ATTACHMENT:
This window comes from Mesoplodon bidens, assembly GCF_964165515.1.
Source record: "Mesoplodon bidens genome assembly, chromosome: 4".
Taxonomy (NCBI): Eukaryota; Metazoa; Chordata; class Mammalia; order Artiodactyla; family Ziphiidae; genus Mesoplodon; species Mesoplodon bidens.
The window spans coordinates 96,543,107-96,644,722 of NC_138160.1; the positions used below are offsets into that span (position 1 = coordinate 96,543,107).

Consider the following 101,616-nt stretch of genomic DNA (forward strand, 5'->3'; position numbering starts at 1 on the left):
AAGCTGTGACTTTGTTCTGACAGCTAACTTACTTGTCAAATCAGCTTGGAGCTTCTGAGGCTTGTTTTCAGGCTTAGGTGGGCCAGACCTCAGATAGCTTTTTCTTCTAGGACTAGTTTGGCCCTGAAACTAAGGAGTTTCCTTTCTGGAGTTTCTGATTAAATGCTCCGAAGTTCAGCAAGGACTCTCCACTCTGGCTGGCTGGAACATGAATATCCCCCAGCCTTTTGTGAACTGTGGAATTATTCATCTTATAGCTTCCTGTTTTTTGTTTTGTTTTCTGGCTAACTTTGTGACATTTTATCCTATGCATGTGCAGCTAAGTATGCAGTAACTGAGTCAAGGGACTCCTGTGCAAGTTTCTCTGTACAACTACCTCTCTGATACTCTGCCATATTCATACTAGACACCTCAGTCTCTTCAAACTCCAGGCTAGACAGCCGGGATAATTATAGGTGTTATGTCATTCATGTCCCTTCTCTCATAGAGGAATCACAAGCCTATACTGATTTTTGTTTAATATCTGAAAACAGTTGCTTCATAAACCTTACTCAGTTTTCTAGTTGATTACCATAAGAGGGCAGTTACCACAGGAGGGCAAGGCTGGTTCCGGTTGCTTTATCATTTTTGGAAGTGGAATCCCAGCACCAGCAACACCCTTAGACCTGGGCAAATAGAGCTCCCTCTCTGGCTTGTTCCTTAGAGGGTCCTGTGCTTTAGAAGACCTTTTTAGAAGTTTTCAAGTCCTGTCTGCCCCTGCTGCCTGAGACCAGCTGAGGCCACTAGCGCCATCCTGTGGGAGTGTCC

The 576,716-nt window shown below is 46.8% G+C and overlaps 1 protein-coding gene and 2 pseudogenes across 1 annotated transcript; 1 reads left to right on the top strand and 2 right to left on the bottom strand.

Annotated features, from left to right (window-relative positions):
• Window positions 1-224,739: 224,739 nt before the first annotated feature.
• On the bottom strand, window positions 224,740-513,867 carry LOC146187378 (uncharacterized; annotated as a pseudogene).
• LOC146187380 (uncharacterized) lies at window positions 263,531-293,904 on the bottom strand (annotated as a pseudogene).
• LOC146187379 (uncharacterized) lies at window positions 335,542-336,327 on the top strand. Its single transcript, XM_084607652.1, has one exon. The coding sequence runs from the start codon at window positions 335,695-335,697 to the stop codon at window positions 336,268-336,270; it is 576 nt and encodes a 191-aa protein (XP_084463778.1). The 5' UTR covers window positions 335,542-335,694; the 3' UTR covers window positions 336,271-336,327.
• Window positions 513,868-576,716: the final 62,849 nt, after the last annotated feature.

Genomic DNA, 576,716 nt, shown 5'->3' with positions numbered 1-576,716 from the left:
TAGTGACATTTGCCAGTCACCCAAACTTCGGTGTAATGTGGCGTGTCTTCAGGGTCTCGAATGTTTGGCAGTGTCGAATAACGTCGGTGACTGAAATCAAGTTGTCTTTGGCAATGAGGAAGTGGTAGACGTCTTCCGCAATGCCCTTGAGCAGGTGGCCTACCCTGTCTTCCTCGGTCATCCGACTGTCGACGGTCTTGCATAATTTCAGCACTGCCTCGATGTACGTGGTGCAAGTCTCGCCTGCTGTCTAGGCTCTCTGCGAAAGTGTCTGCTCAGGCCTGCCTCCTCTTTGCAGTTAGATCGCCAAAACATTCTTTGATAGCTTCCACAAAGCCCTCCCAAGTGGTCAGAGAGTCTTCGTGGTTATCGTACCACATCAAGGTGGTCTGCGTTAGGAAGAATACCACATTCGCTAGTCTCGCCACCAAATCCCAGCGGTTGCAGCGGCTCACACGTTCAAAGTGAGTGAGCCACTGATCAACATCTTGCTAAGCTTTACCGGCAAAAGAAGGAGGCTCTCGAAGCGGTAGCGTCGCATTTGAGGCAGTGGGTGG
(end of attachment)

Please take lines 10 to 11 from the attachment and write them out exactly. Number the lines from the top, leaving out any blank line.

• On the bottom strand, window positions 224,740-513,867 carry LOC146187378 (uncharacterized; annotated as a pseudogene).
• LOC146187380 (uncharacterized) lies at window positions 263,531-293,904 on the bottom strand (annotated as a pseudogene).